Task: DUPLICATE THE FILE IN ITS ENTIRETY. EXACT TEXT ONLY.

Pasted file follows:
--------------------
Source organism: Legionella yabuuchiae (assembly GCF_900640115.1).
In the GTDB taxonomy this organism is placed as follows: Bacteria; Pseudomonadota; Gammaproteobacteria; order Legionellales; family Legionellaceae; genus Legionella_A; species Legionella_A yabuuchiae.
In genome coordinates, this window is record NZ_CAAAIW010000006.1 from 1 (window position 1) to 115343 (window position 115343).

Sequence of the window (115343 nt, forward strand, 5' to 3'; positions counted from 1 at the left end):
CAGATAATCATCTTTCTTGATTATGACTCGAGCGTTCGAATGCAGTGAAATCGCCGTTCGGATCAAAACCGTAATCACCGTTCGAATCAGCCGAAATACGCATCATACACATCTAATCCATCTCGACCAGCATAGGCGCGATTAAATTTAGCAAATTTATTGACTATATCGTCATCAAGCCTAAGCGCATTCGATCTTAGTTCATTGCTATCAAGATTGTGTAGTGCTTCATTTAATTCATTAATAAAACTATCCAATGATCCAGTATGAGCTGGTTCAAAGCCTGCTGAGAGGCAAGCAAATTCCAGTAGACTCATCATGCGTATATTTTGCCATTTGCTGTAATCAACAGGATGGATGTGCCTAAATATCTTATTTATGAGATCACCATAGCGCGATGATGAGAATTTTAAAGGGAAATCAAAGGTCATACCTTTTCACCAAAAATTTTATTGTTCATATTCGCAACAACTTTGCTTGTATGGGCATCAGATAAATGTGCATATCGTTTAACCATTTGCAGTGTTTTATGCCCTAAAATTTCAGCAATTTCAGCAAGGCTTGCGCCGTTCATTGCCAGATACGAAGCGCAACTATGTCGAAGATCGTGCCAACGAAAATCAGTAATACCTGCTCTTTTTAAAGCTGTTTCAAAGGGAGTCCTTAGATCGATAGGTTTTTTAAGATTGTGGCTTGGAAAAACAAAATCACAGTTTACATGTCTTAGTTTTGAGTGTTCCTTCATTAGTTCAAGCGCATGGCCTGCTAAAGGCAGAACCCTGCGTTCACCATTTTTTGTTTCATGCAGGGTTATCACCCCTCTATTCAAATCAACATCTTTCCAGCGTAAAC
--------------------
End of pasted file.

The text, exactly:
Source organism: Legionella yabuuchiae (assembly GCF_900640115.1).
In the GTDB taxonomy this organism is placed as follows: Bacteria; Pseudomonadota; Gammaproteobacteria; order Legionellales; family Legionellaceae; genus Legionella_A; species Legionella_A yabuuchiae.
In genome coordinates, this window is record NZ_CAAAIW010000006.1 from 1 (window position 1) to 115343 (window position 115343).

Sequence of the window (115343 nt, forward strand, 5' to 3'; positions counted from 1 at the left end):
CAGATAATCATCTTTCTTGATTATGACTCGAGCGTTCGAATGCAGTGAAATCGCCGTTCGGATCAAAACCGTAATCACCGTTCGAATCAGCCGAAATACGCATCATACACATCTAATCCATCTCGACCAGCATAGGCGCGATTAAATTTAGCAAATTTATTGACTATATCGTCATCAAGCCTAAGCGCATTCGATCTTAGTTCATTGCTATCAAGATTGTGTAGTGCTTCATTTAATTCATTAATAAAACTATCCAATGATCCAGTATGAGCTGGTTCAAAGCCTGCTGAGAGGCAAGCAAATTCCAGTAGACTCATCATGCGTATATTTTGCCATTTGCTGTAATCAACAGGATGGATGTGCCTAAATATCTTATTTATGAGATCACCATAGCGCGATGATGAGAATTTTAAAGGGAAATCAAAGGTCATACCTTTTCACCAAAAATTTTATTGTTCATATTCGCAACAACTTTGCTTGTATGGGCATCAGATAAATGTGCATATCGTTTAACCATTTGCAGTGTTTTATGCCCTAAAATTTCAGCAATTTCAGCAAGGCTTGCGCCGTTCATTGCCAGATACGAAGCGCAACTATGTCGAAGATCGTGCCAACGAAAATCAGTAATACCTGCTCTTTTTAAAGCTGTTTCAAAGGGAGTCCTTAGATCGATAGGTTTTTTAAGATTGTGGCTTGGAAAAACAAAATCACAGTTTACATGTCTTAGTTTTGAGTGTTCCTTCATTAGTTCAAGCGCATGGCCTGCTAAAGGCAGAACCCTGCGTTCACCATTTTTTGTTTCATGCAGGGTTATCACCCCTCTATTCAAATCAACATCTTTCCAGCGTAAAC